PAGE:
HISTORY OF COLOUR
For details of pigments, dyes and
colours associated with different
eras in the history of art, see:
Prehistoric Colour Palette
Hues used by Stone Age painters.
Egyptian Colour Palette
Hues used in Ancient Egypt.
Classical Colour Palette
Pigments used by painters in
Ancient Greece and Rome.
Renaissance Colour Palette
Colourts used by oil-painters and
fresco artists in Florence, Rome
Nineteenth Century Colour
Pigments used by Romantics,
Impressionist painters and
other 19th century artists.
Purple Colour Pigments
These included the plant colourants Indigo and Madder.
Green Colour Pigments
These included the blue-green Verdigris, the variable Green Earth (Terre
Verte, Verona Green or Celadonite) and the bright-green Malachite, also
known as Verdeazzuro.
Yellow Colour Pigments
These included the bright and transparent yellow colourant Gamboge, Massicot
(a lead oxide), Naples Yellow (Giallorino), the rich lemon hue Orpiment,
and Lead-Tin Yellow.
Brown Colour Pigments
These were mostly clay pigments like raw Sienna, burnt Sienna, raw Umber
and burnt umber, to which was added, during the Baroque era, the rather
unreliable Van Dyck Brown.
White Colour Pigments
These included Lead White, Gypsum, and Chalk.
Black Colour Pigments
These included Ivory Black (from burnt ivory/bones), Lamp Black (from
soot collected from oil lamps), and Vine Black (from charred grape vines).
In addition, like Leonardo da Vinci, Michelangelo and other great Renaissance
draughtsmen, 18th century Rococo artists used natural chalks made from
mineral pigments, for drawing, as exemplified in works by Jean-Antoine
New Pigments Developed in the Eighteenth
Several advances in colour chemistry had
a major impact on the 18th century colour palette, as follows:
Known also by a variety of names like Berlin Blue, Bronze Blue, Chinese
Blue, Milori Blue, Parisian Blue, and Steel Blue, this dark-blue (developed
accidentally by the Berlin chemist Diesbach) was the first modern, synthetic
pigment. It became available to artists' palettes from about 1724. Although
it possessed excellent tinting strength, it was only fairly permanent
to light and air. Nevertheless it became a popular alternative to Indigo
dye, Smalt, and Tyrian purple, all of which were prone to fading, and
an alternative to the costly ultramarine. Prussian Blue was taken up by
such masters as Pieter van der Werff and Antoine Watteau. Prussian Blue
endured into the 20th century before being replaced by Pthalo Blue.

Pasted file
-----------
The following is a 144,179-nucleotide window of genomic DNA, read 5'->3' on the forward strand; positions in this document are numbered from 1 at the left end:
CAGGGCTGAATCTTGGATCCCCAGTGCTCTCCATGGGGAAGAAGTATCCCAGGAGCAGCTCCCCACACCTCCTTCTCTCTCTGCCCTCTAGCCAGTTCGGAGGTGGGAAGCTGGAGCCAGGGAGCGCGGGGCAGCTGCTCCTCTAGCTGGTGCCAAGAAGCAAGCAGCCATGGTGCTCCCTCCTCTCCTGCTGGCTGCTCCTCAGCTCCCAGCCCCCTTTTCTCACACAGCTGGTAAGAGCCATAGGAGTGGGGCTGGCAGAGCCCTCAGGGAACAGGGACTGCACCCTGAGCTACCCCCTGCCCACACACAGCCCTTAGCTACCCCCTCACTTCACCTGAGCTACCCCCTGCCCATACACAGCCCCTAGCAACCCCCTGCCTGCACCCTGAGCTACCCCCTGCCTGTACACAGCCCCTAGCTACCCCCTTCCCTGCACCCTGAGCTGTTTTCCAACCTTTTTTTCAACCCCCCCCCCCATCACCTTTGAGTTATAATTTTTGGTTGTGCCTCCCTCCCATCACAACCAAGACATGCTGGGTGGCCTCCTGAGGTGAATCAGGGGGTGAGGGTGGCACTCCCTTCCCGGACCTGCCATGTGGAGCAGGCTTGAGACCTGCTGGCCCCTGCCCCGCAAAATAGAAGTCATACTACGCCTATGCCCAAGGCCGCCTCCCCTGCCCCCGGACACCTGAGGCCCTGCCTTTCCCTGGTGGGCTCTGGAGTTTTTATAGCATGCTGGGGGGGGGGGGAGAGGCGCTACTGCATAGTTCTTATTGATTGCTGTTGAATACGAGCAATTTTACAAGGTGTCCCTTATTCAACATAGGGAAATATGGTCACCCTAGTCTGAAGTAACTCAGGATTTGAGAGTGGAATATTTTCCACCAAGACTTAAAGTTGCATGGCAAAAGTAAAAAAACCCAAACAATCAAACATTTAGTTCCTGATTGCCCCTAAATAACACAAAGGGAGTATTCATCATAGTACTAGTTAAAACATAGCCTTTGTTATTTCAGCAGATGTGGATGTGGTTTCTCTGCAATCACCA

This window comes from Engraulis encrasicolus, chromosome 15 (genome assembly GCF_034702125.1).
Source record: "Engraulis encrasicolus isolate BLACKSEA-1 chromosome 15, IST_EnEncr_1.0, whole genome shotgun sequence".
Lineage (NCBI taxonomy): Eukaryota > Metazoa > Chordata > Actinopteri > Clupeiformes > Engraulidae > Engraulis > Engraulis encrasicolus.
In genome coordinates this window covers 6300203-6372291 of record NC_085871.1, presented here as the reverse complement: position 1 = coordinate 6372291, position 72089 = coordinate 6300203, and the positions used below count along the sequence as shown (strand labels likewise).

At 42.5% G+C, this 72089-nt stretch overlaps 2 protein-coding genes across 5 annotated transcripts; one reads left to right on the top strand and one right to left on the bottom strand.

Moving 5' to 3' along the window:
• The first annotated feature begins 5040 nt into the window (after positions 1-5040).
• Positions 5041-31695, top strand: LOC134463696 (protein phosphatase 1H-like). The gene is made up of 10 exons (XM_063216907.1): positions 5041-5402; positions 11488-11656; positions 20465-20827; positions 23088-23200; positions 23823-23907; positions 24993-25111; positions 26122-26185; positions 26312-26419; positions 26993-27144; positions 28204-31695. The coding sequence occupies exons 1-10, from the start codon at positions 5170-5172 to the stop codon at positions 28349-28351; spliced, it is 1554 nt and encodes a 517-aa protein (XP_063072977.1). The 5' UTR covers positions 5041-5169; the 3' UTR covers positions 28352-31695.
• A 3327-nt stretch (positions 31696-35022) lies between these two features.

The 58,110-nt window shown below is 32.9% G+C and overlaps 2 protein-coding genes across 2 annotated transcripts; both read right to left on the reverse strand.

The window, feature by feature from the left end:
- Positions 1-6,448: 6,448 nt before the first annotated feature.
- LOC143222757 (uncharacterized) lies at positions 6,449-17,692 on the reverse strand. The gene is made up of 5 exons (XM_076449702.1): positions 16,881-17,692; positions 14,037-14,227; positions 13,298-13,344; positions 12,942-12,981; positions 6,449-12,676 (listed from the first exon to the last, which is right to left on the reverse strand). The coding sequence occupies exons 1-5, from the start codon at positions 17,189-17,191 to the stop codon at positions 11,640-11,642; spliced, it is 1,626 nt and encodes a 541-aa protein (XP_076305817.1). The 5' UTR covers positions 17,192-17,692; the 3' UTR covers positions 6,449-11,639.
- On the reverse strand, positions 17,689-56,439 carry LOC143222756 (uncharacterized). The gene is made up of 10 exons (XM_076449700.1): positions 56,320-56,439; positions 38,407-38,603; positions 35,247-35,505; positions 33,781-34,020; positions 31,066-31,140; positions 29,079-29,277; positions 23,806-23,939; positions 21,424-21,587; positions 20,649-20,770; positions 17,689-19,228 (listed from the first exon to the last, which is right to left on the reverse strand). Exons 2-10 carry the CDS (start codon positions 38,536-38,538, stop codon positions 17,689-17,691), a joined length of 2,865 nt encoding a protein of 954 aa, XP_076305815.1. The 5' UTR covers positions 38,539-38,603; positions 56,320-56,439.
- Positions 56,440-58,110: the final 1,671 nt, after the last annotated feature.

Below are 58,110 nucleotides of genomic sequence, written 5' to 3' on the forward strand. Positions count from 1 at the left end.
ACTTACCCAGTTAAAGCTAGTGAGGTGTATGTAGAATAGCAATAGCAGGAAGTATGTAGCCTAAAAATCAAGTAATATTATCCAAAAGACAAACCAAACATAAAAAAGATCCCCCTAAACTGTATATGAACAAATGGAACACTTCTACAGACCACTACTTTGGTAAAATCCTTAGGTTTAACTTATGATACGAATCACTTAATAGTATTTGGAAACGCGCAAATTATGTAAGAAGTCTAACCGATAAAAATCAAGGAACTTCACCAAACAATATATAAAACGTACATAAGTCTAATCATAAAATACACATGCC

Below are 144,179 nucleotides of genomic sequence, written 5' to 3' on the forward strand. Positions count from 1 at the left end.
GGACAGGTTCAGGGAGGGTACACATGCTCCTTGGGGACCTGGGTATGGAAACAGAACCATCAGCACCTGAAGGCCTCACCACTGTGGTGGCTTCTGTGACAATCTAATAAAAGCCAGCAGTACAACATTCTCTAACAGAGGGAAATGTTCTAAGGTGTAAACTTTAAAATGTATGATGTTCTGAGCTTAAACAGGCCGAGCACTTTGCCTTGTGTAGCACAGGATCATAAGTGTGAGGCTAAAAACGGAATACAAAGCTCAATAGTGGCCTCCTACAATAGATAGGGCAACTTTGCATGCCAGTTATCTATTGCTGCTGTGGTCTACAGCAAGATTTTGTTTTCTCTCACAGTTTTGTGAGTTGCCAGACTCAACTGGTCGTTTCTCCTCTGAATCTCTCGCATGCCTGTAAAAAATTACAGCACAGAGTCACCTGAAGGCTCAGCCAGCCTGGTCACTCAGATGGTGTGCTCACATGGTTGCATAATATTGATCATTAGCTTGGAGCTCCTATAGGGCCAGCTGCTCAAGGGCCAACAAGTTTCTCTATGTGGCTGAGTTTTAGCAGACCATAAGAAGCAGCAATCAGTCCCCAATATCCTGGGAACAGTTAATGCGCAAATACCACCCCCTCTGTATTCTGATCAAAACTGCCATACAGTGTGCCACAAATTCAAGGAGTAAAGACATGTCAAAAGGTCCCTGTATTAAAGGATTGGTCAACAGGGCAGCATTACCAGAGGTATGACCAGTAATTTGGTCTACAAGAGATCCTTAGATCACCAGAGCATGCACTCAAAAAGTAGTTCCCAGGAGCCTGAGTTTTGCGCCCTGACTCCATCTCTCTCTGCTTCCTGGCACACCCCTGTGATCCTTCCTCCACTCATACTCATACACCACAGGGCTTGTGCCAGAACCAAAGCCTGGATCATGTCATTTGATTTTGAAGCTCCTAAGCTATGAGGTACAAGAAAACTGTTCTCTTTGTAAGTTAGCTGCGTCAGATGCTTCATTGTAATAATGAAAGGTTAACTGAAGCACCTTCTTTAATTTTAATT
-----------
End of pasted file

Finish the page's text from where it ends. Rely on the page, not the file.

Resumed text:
Named after the chemist who invented it, rather than the English watercolourist
artist, JMW Turner (1775-1851),
this lead-based pigment was a fashionable addition to the 18th century
colour palette for a period because of its low cost, although it was vulnerable
to both impermanence and blackening. Hues varied from bright yellow to
orange. Eventually supplanted by Cadmium Yellow in the 19th century.
During the latter part of the 18th century, colour technicians developed
a beautiful synthetic copper blue, known as Bremen Blue. However, by the
early 1800s it was superceded by Cobalt Blue, although it survived until
the 1910s because of its range of attractive hues.
A semi-transparent but extremely permanent bright green pigment discovered
in 1780 by the Swedish chemist Rinmann, it was employed in all painting
mediums. However, its unsatisfactory tinting strength and high cost has
restricted its use.
Late Developments in the Eighteenth
Century Colour Palette
Spurred on by an increasing demand for
dyes to accomodate the growing industrial-scale production of textiles,
the process of scientific research into colourants gathered momentum towards
the close of the 18th century. As a result, the turn of the century saw
the introduction of several new paint-pigments.
By the turn of the century, synthetic red iron oxide pigments were being
produced in a range of hues. Marketed as Mars Reds, these artificially-made
"natural earth" pigments had all the attributes, including durability
and permanence, of their natural versions. This process has continued
throughout the 19th and 20th century.
Chrome Orange, Chrome Yellow, Chrome
By the end of the 18th century a class of natural pigments made from lead
chromate, first developed in the late 1790s by the French chemist Louis
Vauquelin, superceded both Turner's Patent yellow and Orpiment, due to
their improved opacity, their bright hues and low price. However, they
in turn were replaced during the 19th century by the Cadmium family of
Prelude to the 19th Century Revolution
In terms of artist colours, the 18th century
was the watershed between the traditional colour palette of the Renaissance
and the new palette of the modern-era. That said, many of the advances
in colour chemistry which took place in the 19th century (eg. the discovery
of Zinc White, among other pigments) were based on research conducted
in previous years.